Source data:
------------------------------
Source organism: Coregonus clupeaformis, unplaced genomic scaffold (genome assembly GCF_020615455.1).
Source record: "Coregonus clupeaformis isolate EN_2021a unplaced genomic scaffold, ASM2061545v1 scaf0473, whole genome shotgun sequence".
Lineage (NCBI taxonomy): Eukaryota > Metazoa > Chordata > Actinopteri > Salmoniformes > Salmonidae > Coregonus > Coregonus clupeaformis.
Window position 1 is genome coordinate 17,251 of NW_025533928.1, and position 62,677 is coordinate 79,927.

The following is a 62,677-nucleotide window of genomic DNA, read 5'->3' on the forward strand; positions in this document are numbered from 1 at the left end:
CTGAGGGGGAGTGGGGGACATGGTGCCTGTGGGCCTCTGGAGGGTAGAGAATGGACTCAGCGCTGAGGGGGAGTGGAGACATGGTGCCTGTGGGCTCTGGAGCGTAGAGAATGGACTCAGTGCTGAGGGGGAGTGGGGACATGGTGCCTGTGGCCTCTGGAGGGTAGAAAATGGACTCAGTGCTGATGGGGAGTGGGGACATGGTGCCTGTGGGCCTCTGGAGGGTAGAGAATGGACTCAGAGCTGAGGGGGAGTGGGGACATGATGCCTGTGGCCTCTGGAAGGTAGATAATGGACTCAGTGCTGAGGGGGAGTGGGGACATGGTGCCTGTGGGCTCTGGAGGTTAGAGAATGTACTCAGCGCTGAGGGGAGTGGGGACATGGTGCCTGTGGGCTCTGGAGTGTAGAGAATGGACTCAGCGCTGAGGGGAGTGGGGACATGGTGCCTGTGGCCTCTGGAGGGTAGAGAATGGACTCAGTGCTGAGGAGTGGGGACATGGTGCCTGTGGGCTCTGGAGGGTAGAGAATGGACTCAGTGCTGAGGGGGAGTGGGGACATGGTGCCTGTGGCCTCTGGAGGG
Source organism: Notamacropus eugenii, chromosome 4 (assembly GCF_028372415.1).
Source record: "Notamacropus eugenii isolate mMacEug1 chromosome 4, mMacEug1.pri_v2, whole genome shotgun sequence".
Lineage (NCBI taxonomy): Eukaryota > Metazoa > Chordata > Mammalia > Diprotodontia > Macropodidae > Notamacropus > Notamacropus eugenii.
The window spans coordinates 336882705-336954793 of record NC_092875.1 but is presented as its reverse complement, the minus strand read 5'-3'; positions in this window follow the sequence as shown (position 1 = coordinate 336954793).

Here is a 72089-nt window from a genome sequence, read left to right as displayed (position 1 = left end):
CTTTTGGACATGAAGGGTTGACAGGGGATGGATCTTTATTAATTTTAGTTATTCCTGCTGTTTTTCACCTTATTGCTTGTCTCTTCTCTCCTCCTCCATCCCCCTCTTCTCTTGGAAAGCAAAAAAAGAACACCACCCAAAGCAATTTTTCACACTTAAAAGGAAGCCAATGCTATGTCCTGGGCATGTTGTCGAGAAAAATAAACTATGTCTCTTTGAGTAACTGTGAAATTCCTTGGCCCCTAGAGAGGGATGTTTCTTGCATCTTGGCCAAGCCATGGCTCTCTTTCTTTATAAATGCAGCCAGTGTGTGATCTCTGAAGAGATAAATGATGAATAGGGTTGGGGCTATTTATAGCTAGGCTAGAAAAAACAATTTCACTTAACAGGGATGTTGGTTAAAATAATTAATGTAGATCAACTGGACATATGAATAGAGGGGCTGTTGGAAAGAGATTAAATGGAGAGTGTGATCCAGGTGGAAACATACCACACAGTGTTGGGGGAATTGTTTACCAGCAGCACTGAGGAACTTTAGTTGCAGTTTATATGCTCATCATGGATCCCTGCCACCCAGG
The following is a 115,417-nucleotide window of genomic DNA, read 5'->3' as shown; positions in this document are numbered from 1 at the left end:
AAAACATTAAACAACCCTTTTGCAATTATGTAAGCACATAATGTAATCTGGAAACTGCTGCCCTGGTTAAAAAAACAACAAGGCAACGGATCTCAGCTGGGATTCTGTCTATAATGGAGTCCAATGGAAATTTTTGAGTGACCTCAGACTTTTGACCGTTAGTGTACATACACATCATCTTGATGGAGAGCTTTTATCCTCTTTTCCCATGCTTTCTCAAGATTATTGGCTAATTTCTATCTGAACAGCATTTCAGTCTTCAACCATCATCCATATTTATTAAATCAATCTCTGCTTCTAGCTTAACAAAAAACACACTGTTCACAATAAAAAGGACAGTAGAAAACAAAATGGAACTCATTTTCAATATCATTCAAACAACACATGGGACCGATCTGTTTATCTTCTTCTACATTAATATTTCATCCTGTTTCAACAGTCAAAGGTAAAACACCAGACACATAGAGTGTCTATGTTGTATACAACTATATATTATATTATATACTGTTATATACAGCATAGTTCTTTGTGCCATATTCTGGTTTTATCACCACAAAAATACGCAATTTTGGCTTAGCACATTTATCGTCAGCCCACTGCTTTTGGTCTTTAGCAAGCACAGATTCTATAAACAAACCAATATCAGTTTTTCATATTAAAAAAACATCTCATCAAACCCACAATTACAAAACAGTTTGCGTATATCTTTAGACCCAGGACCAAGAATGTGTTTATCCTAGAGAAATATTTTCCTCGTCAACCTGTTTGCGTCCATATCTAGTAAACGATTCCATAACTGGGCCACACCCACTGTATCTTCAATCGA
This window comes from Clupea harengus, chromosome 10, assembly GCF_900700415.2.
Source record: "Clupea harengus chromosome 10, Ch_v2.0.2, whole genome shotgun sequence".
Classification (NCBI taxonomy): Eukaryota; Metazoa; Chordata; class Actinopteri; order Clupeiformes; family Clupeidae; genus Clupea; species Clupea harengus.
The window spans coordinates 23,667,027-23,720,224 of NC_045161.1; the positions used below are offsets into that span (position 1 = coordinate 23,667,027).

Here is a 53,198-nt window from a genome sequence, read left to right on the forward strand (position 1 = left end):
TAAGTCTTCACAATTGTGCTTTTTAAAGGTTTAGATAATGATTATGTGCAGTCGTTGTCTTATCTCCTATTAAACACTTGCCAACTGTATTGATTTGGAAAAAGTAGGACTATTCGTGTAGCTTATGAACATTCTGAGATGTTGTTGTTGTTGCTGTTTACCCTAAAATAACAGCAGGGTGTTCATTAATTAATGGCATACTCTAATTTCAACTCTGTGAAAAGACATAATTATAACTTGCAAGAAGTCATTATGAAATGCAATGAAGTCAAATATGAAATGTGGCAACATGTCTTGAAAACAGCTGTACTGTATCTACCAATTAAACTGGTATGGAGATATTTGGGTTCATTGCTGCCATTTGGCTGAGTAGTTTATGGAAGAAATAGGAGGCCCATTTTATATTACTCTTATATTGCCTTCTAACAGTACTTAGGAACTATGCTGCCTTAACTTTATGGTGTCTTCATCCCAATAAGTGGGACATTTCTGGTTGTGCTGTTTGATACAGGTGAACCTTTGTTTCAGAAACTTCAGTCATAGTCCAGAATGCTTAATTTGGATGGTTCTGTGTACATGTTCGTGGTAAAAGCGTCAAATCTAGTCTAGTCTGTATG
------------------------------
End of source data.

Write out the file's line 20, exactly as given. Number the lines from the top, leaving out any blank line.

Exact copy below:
TAAGTCTTCACAATTGTGCTTTTTAAAGGTTTAGATAATGATTATGTGCAGTCGTTGTCTTATCTCCTATTAAACACTTGCCAACTGTATTGATTTGGAAAAAGTAGGACTATTCGTGTAGCTTATGAACATTCTGAGATGTTGTTGTTGTTGCTGTTTACCCTAAAATAACAGCAGGGTGTTCATTAATTAATGGCATACTCTAATTTCAACTCTGTGAAAAGACATAATTATAACTTGCAAGAAGTCATTATGAAATGCAATGAAGTCAAATATGAAATGTGGCAACATGTCTTGAAAACAGCTGTACTGTATCTACCAATTAAACTGGTATGGAGATATTTGGGTTCATTGCTGCCATTTGGCTGAGTAGTTTATGGAAGAAATAGGAGGCCCATTTTATATTACTCTTATATTGCCTTCTAACAGTACTTAGGAACTATGCTGCCTTAACTTTATGGTGTCTTCATCCCAATAAGTGGGACATTTCTGGTTGTGCTGTTTGATACAGGTGAACCTTTGTTTCAGAAACTTCAGTCATAGTCCAGAATGCTTAATTTGGATGGTTCTGTGTACATGTTCGTGGTAAAAGCGTCAAATCTAGTCTAGTCTGTATG